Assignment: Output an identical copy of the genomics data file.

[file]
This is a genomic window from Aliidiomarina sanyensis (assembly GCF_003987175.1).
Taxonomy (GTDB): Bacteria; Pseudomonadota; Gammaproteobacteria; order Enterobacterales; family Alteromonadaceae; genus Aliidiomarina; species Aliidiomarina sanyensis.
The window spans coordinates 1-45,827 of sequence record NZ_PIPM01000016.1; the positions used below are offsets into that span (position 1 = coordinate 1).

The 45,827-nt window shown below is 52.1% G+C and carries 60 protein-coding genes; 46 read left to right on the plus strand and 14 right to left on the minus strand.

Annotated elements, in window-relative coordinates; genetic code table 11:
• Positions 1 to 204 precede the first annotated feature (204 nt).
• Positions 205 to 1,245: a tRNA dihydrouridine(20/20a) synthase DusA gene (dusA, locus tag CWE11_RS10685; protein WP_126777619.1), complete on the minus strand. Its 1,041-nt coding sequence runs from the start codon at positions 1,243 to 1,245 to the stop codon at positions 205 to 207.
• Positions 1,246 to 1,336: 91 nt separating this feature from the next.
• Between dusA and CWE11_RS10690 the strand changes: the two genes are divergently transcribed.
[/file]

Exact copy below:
This is a genomic window from Aliidiomarina sanyensis (assembly GCF_003987175.1).
Taxonomy (GTDB): Bacteria; Pseudomonadota; Gammaproteobacteria; order Enterobacterales; family Alteromonadaceae; genus Aliidiomarina; species Aliidiomarina sanyensis.
The window spans coordinates 1-45,827 of sequence record NZ_PIPM01000016.1; the positions used below are offsets into that span (position 1 = coordinate 1).

The 45,827-nt window shown below is 52.1% G+C and carries 60 protein-coding genes; 46 read left to right on the plus strand and 14 right to left on the minus strand.

Annotated elements, in window-relative coordinates; genetic code table 11:
• Positions 1 to 204 precede the first annotated feature (204 nt).
• Positions 205 to 1,245: a tRNA dihydrouridine(20/20a) synthase DusA gene (dusA, locus tag CWE11_RS10685; protein WP_126777619.1), complete on the minus strand. Its 1,041-nt coding sequence runs from the start codon at positions 1,243 to 1,245 to the stop codon at positions 205 to 207.
• Positions 1,246 to 1,336: 91 nt separating this feature from the next.
• Between dusA and CWE11_RS10690 the strand changes: the two genes are divergently transcribed.